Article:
Brown has been globally integrated with her begomovirus-whitefly research and has worked on this system in more than 41 countries, logging 5 million air travel miles. Recently, this research has led Brown to Pakistan where she is leading efforts to characterize cotton leaf curl begomoviruses and the whitefly vector and endosymbiont populations that drive disease spread. She coordinates efforts to identify sources of resistant germplasm and develop diagnostic tools (1994-1998; 2011-present). Successful outcomes require expertise in the complexity of the system and the associated viruses and associated betasatellites. In this area of research Brown has trained Pakistani, Indian, and Chinese scientists/young scientists.
Brown is also providing virology and disease control leadership in West Africa on the reemerging cacao swollen shoot complex (CSSD), a diverse, poorly characterized group of badnaviruses and their mealybug vectors, as the rapid tree decline outbreak affects more and more trees. In West Africa, this crop has an enormous negative impact on food security and sociopolitical stability. Brown is working with scientists in Ghana, Nigeria, Cameroon, Ivory Coast, and Sierra Leone to identify the primary species associated with CSSD, and develop molecular diagnostic tools required to map CSSD distribution that represent the first break-through in tools to detect multiple viral species. Through these collaborative efforts, Brown is leading the way to break down barriers and share knowledge that can help save the chocolate industry.
A recent focus of Brown's USAID-sponsored international project has been the emerging disease caused by Liberibacter species and their psyllid vectors. She has never been afraid to step outside of the box to tackle new problems and share her results toward knowledge-based solutions. For example, in Honduras she investigated a virus-like disease of potato, but no virus could be identified. Local farmers were applying antibiotics to control a presumed-phytoplasma pathogen. She identified the causal agent as Liberibacter and the vector as potato psyllid. She trained scientists in Honduras to recognize disease symptoms and monitor psyllid populations to manage the disease. To do this, she travelled into remote mountainous areas with local scientists into rural potato growing areas. Her research has since shown the Liberibacter is propagative and circulative in the psyllid vector, leading to similar conclusions for Ca.L. asiaticus, the citrus greening pathogen. In outreach, she gave workshops and presentations at conferences in numerous countries to local IPM-CRISP participants and helped design experiments to validate disease management approaches to reduce pesticide use. Knowledge gained in the foray into this emerging pathosystem has been applicable to emerging diseases in the United States and beyond.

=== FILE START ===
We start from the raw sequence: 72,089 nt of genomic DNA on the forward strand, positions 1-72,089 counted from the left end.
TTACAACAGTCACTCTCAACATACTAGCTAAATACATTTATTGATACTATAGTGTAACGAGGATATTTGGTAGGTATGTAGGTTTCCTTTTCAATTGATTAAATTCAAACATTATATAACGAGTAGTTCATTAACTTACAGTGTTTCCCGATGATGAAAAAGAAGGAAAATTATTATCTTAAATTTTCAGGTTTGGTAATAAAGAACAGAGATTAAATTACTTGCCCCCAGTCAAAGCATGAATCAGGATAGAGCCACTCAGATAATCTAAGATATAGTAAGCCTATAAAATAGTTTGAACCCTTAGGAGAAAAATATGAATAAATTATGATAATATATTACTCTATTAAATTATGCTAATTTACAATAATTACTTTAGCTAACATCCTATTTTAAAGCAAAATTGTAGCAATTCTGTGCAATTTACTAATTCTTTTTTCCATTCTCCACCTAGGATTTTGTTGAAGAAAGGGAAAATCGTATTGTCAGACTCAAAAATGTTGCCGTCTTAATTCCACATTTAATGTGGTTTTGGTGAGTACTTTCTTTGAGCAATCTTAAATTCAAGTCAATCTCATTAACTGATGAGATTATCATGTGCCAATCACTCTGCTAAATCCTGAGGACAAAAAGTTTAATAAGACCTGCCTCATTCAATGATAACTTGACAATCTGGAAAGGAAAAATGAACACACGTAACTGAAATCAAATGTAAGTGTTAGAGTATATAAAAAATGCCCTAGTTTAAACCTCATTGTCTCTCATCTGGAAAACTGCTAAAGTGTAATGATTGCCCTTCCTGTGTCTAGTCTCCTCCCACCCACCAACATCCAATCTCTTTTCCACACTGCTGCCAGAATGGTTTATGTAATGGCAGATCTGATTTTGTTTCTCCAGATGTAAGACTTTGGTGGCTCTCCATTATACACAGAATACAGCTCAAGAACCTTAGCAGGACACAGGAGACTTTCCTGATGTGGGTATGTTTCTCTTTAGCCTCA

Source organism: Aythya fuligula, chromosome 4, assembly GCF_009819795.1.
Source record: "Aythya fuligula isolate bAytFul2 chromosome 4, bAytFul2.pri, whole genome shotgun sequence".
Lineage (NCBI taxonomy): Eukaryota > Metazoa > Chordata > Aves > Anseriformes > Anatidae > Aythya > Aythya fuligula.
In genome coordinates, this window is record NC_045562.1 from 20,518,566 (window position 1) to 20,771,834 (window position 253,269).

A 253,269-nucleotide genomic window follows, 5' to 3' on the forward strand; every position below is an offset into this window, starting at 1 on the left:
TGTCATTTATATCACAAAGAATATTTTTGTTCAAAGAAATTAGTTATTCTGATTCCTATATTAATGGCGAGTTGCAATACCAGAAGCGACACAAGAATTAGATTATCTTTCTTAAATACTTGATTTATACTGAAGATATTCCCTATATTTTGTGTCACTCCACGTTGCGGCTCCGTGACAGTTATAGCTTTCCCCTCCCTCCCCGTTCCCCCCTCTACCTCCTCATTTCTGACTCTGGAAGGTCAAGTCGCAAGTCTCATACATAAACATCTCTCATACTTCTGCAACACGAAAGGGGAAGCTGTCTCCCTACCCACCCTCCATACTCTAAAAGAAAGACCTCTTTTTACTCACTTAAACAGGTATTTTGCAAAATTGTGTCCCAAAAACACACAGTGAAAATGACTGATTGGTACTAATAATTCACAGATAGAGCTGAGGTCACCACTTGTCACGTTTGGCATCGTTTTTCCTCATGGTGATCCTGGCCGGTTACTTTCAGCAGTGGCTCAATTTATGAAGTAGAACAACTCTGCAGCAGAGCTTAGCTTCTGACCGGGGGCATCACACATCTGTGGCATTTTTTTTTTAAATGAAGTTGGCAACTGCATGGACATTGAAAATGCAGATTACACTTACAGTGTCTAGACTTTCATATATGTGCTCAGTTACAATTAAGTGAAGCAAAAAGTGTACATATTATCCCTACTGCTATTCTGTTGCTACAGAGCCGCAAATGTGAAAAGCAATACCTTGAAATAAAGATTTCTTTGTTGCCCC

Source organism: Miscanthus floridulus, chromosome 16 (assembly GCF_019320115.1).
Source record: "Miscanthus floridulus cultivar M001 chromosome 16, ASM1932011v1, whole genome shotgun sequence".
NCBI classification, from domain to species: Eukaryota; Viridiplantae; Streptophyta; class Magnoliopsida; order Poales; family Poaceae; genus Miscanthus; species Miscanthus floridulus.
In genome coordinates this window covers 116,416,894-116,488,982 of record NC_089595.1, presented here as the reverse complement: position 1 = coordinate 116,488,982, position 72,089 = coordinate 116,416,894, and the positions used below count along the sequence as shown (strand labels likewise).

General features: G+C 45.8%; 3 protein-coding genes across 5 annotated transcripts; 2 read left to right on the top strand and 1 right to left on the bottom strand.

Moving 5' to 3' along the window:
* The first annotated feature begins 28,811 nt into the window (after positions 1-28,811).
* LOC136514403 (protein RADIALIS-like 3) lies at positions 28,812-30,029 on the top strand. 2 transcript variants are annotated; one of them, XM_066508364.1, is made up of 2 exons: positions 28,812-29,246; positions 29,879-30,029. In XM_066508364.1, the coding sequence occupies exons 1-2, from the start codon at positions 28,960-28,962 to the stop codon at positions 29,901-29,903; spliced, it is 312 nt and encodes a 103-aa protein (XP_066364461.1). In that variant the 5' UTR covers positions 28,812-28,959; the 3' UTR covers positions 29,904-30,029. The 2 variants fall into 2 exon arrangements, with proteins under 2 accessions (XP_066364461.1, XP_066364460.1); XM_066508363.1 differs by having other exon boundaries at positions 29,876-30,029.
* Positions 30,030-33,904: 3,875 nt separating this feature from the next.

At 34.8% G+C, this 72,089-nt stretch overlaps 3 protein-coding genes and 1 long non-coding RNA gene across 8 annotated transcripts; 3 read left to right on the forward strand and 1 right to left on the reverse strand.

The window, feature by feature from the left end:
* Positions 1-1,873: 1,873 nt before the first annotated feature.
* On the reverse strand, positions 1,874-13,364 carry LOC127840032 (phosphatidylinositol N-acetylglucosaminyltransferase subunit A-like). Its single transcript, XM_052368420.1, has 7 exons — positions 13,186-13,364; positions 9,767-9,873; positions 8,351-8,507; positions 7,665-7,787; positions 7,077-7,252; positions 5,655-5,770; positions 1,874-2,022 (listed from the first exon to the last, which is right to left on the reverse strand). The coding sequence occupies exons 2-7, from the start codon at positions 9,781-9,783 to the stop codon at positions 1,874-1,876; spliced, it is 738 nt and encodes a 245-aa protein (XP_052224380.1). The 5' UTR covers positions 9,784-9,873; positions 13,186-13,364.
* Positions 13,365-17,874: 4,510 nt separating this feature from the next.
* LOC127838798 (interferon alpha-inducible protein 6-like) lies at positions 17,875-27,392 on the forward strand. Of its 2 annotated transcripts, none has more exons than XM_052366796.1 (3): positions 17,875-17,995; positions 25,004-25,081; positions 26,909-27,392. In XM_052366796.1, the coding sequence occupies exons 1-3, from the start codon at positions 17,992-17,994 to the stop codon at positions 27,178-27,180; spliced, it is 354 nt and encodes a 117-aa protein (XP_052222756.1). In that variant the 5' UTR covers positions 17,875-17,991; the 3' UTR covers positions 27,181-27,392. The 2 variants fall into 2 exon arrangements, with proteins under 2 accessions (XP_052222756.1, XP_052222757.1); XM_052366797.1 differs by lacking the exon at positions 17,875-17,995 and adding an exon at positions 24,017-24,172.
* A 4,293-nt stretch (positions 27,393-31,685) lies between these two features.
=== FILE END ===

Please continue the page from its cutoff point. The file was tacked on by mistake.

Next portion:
These accomplishments represent just a sample of Judy's impact in international plant pathology. Over the span of her career, she has always been at the forefront of molecular methodologies and application of new genomic technologies to pathogen diagnostics and surveillance, and examination of vector populations, relating research findings to global food production and security. Her publications include invited book chapters, reviews, peer reviewed papers (more than 190 papers and 61 short papers/first reports) and 13 feature articles; she also edited a major book. She has twice served APS internationally as president of the Caribbean Division, Caribbean Division councilor, and has been an Office of International Programs member for 3 terms. Brown's research and training program has had a lasting impact on the study and control of vector-borne diseases globally, which is reflected in the number and frequency of invited international speaking engagements.